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Holy Innocents prepares for centennial - Venerable Roman Catholic church looks to fully restore house of worship

As the centennial of the Holy Innocents Roman Catholic Church in Flatbush approaches next December, the historic house of worship has a long wish list of improvements necessary to fully restore it to its original prominence.

Designed by renowned Pittsburgh-based architects Helme and Corbett, Holy Innocents is the first in the 150-year history of the Diocese of Brooklyn to be included in the National Historic Registry. The Church, located on 279 East 17th Street just off Beverley Road, has served first German, Italian and Irish families, and now provides for a mix of Haitian Creole, West Indian, and other Caribbean parishioners who live in the area.

“On a good Sunday, we will have one thousand people over five of our masses, in English, Spanish, and Haitian Creole” Monsignor Rollin Darbouze said. “The parishioners are very happy about the renovations. They want us to do it all at once, but my answer to them is that we need money.”

Holy Innocents is also home to a historic E.M. Skinner pipe organ, which was refurbished over the past three years after Music Director Alfred Cresci obtained a grant from the Joseph G. Bradley Charitable Foundation.

“The organ doesn’t take over a liturgy, it enhances the liturgy by inspiration,” Cresci said. “It inspires people to not only sing but think about the theme of the mass.”

The organ, which was restored by John Peragallo of The Peragallo Organ Company, took on a somber note one recent weekend, as Peragallo recently passed away from cancer. According to Cresci, Peragallo’s son said that the Holy Innocents organ was one of his father’s favorite projects.

“My thought was that if I could get interest in the organ, we’d like to get the whole church restored,” Cresci said. He hopes that the attachment that parishioners and Holy Innocents School alumni have developed for the Church will help raise money for major capital projects. The most notable projects include repairing breaks in the stained glass windows, adding light fixtures to lighten the dark interior ceiling, repainting the murals, and, most expensively, at a cost of $800,000, restoring the roof.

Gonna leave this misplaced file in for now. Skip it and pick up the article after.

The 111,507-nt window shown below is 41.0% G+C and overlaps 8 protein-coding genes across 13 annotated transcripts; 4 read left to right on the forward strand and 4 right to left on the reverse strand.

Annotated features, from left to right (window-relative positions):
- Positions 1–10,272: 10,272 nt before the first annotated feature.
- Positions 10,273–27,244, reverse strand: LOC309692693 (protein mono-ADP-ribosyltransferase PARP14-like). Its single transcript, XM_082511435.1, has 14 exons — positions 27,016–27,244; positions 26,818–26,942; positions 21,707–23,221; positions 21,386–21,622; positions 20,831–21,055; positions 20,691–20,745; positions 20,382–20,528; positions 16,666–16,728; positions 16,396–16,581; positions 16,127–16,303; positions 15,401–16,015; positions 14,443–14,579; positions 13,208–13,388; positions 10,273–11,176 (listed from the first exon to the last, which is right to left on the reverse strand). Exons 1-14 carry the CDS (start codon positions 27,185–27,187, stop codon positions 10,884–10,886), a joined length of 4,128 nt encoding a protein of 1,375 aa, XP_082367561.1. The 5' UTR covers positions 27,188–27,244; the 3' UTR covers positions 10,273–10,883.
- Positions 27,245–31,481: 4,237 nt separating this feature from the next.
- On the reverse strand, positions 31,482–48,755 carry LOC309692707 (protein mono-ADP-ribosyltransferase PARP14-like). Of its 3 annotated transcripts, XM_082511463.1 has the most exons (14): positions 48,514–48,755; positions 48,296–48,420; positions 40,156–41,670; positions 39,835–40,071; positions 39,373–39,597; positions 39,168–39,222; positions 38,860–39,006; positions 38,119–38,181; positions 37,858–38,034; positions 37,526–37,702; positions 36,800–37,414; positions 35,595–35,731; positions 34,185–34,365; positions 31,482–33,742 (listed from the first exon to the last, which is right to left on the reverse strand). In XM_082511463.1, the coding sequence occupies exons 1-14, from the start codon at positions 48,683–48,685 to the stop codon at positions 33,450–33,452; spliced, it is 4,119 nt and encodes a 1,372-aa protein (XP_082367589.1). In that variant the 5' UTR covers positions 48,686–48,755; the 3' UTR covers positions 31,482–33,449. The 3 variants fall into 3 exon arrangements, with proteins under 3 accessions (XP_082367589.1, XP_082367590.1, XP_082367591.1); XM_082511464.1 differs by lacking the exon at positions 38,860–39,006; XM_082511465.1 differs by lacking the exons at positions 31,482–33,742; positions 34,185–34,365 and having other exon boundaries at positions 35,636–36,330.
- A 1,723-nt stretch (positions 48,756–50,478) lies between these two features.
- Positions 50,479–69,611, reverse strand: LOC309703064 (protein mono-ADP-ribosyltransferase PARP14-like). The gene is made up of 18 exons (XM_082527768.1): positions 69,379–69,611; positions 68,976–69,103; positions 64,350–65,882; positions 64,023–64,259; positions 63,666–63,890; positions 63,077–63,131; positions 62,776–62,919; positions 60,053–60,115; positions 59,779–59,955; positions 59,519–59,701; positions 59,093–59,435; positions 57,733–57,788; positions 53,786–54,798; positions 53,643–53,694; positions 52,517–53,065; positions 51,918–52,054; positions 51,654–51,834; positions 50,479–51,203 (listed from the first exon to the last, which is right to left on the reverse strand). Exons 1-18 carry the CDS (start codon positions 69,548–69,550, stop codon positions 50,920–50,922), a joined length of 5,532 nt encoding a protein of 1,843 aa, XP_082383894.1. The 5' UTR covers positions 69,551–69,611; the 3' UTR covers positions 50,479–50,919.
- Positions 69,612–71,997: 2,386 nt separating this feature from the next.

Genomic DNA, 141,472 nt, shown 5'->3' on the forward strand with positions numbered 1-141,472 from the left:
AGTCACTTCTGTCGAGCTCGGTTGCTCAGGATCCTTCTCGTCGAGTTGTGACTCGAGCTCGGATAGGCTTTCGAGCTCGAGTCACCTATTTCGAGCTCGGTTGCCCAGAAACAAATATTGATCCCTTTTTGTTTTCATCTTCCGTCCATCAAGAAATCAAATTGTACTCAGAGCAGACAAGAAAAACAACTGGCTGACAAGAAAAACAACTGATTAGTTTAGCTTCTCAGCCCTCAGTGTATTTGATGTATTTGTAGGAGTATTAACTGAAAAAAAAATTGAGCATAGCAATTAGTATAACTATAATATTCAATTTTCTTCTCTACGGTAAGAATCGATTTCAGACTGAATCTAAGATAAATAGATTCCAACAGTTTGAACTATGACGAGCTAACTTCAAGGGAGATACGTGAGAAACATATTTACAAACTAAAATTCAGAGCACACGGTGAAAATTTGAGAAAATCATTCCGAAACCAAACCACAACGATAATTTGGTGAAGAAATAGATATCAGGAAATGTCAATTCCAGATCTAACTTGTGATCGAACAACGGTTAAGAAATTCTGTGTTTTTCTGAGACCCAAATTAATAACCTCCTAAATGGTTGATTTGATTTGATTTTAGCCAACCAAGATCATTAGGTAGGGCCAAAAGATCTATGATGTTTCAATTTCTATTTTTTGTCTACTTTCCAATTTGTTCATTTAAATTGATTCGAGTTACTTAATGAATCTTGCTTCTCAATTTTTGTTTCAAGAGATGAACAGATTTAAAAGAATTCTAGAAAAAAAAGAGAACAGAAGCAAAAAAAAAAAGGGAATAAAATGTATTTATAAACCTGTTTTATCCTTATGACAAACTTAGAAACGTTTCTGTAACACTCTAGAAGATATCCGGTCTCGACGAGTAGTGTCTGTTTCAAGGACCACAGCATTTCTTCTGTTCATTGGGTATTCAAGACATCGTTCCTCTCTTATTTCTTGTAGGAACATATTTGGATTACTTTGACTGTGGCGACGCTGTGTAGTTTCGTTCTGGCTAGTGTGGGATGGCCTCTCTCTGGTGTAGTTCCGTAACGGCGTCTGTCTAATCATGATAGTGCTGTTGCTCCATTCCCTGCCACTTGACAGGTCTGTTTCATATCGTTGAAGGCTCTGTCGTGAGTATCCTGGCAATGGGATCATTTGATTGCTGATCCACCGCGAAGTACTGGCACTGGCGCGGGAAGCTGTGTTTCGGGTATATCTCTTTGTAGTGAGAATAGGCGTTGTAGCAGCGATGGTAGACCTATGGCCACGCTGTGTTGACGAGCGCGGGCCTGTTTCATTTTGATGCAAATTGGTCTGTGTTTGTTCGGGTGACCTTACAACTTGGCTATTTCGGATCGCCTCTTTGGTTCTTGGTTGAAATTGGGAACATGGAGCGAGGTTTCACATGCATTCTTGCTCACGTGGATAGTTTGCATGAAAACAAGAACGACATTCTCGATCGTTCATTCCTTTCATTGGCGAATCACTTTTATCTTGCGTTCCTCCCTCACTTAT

“The copper roof is very rare. It has to be historically accurate and it has to be copper,” Cresci said. “You can’t fix the inside of the church if water is coming in. The work that would be done inside the church would be all for not if we didn’t waterproof it.”

Cresci’s plan is to start work on the roof first. He hopes it will be complete by November 1 of this year. Meanwhile, next summer, students from the University of Delaware will be joining Carolyn Tomkiewicz of the Brooklyn Museum in restoring all the murals on the church walls by fall 2009. Cresci has also been working with Venturella Studios to restore cracks in the stained glass windows and re-lead several window panes, which will hopefully be completed by November 2009.

In addition, the church hopes to build a $9 million community center for the public on a lot diagonally across from P.S. 245 at 286 E. 17th Street. Assemblymember Rhonda Jacobs has pledged $250,000 for the project and Cresci has been speaking with several other elected officials on moving the project forward.

“All it takes is money and the power of prayer,” said Cresci. “Never underestimate the power of prayer.”

Holy Innocents Roman Catholic Church is located at 279 E. 17th Street in Flatbush. On November 15, the Church will host an alumni mass, welcoming all parishioners who have worshipped at Holy Innocents. For more information, visit 222.holyinnocentsbrooklyn.org or call 718-469-9500.

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